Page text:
I Must Go On


Ryan Hayden Acts

We are going to look this morning at the beginning of Acts 21. Acts 21.

There is a film coming out this weekend called Hacksaw Ridge. I haven't seen it. I'm probably not going to see it. But the story of it is fascinating. It tells the true story of this man named Desmond Doss, who won the congressional medal of honor in world war 2. Doss was a Christian. When he was a boy, his dad got in a drunken fight with his brother in law and almost killed him. Desmond made a vow to God never to kill or even touch a weapon.

Of course, this was a problem in World War 2, and so Desmond was labeled a "conscientious objector" even though he was granted a draft deferment and had volunteered. He wasn't against the war. He actually volunteered. He just had vowed never to touch a gun. He was made a medic and was treated horribly by his fellow soldiers.

He was a seventh day adventist and he took the sabbath literally, and he was hated for that. His fellow soldiers were allowed to do anything to him. They even tried to section 8 him and kick him out of the unit.

But at the battle of Okinawa, Desmond Doss went unarmed into one of the worst killing fields in history, when everyone else was retreating, he was going in. Over 12 hours, he went into the mayhem and brought men out. It was a suicide mission. Bombs and mortars everywhere. He went in by himself and saved 75 men. 75.

One of those men was one of the leaders who tried to get him kicked out as crazy.

In another battle, he was hit with a grenade in the legs. He sat for 5 hours before other medics came to save with litter. On his way back he saw a man who was hit. He rolled off the litter and demanded that the other medics carry him back instead. While he lay there he was shot by a Japanese sniper.

He was the first conscientious objector to receive the Medal of Honor.

It's a powerful true story. It begs a question: why in the world would a person push forward into almost certain death. Why would someone put himself in the position to be abused? Put himself in the position to be shot? Put others above himself. Why would he run towards the machine gun bullets while everyone else was running away?

What makes people go forward in the face of danger?

That is what our passage is about today. In our passage, the Apostle Paul is moving towards Jerusalem. All along the way, godly spiritual people are telling him he's going to get hurt there and begging him not to go. Yet Paul tells them he must go anyways because it's God's will for him.

So let's read the passage. Acts 21:1-15 and then we'll pray and I'll give you an outline.

"1 And it came to pass, that after we were gotten from them, and had launched, we came with a straight course unto Coos, and the [day] following unto Rhodes, and from thence unto Patara: 2 And finding a ship sailing over unto Phenicia, we went aboard, and set forth. 3 Now when we had discovered Cyprus, we left it on the left hand, and sailed into Syria, and landed at Tyre: for there the ship was to unlade her burden. 4 And finding disciples, we tarried there seven days: who said to Paul through the Spirit, that he should not go up to Jerusalem. 5 And when we had accomplished those days, we departed and went our way; and they all brought us on our way, with wives and children, till [we were] out of the city: and we kneeled down on the shore, and prayed. 6 And when we had taken our leave one of another, we took ship; and they returned home again. 7 And when we had finished [our] course from Tyre, we came to Ptolemais, and saluted the brethren, and abode with them one day. 8 And the next [day] we that were of Paul's company departed, and came unto Caesarea: and we entered into the house of Philip the evangelist, which was [one] of the seven; and abode with him. 9 And the same man had four daughters, virgins, which did prophesy. 10 And as we tarried [there] many days, there came down from Judaea a certain prophet, named Agabus. 11 And when he was come unto us, he took Paul's girdle, and bound his own hands and feet, and said, Thus saith the Holy Ghost, So shall the Jews at Jerusalem bind the man that owneth this girdle, and shall deliver [him] into the hands of the Gentiles. 12 And when we heard these things, both we, and they of that place, besought him not to go up to Jerusalem. 13 Then Paul answered, What mean ye to weep and to break mine heart? for I am ready not to be bound only, but also to die at Jerusalem for the name of the Lord Jesus. 14 And when he would not be persuaded, we ceased, saying, The will of the Lord be done. 15 And after those days we took up our carriages, and went up to Jerusalem."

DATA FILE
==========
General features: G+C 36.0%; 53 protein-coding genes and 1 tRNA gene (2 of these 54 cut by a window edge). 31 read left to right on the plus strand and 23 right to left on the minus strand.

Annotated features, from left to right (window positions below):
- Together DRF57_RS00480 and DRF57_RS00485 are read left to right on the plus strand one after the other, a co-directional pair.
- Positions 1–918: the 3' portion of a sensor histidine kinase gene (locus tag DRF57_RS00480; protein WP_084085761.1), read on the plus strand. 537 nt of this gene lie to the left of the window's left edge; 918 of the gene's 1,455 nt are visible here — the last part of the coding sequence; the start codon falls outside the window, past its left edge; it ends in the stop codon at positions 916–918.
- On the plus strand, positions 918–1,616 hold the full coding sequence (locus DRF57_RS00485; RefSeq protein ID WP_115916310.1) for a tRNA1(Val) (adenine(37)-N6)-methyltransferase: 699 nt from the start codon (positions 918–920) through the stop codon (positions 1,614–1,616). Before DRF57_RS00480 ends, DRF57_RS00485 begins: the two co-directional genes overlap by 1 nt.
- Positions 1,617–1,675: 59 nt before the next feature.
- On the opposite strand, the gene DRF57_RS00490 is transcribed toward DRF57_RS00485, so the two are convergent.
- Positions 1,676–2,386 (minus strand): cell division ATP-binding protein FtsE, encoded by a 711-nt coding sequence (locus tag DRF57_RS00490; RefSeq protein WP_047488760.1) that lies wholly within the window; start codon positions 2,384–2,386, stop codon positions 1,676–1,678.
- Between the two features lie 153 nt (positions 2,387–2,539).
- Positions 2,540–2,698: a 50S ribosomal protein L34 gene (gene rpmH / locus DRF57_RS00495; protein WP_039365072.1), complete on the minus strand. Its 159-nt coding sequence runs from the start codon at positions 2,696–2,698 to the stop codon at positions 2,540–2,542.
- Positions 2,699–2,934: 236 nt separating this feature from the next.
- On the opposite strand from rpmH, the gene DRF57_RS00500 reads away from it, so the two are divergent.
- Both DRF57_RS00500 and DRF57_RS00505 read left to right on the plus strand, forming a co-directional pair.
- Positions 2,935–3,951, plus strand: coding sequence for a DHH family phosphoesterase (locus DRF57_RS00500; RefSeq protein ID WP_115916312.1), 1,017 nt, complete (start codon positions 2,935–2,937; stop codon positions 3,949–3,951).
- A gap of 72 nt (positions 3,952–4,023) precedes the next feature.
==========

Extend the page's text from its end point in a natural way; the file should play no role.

Ok. Let's pray.

I'm going to give you three points this morning on this passage. I think there are three things we can learn from how the people in this story acted. How Paul acted. Every one of those things is applicable for us today.

The first thing I want you to notice is...

  1. Paul's Counselors Notice in this passage as Paul moves through this story - travelling west to east from Greece to Jerusalem, that a certain pattern emerges. Everywhere Paul goes, he finds Christians, he finds a church, and he has intimate fellowship with him.

He starts in Miletus, where he is meeting with church leaders. Then they sail all the way across the Mediteranean to Syria and they land in the great city of Tyre, which is in modern day Lebanon, and the Bible says they find a bunch of believers there and they "tarried there seven days". They find these believers they didn't know and the stay seven days with them.

During this week, some of these people beg Paul not to go to Jerusalem. At the end of the week, they all take their families and go to the beach and they have a little farewell prayer meeting. An emotional goodbye to friends they only met a week before.

Then Paul continues his journey and ends up in Caesarea. He ends up in the house of Phillip, one of the original deacons and evangelists and he fellowships with Phillip and Phillips daughters for awhile.

Then this guy Agabus comes and does this little spiritual show and tell where he takes Paul's belt and wraps it around his arms and legs and says "The person who owns this belt is going to end up like this in Jerusalem."

Finally, in verse 12 the whole crew begs Paul not to go to Jerusalem.

So here is what I want you to see about the characters in our story this morning: Two Things are obvious in this story.

First, it's obvious that Paul was always developing these deep relationships with his spiritual brothers and sisters in the church. I mean, everywhere he goes, he's finding believers and he's fellowshipping with them. He's going over there house. He's spending time with them. He's eating at their kitchen tables.

What we don't see in this story is this kind of cold, professional church where its just "see you next Sunday." No. Even when Paul was a stranger in a new town he sought out believers and he fellowshipped with them.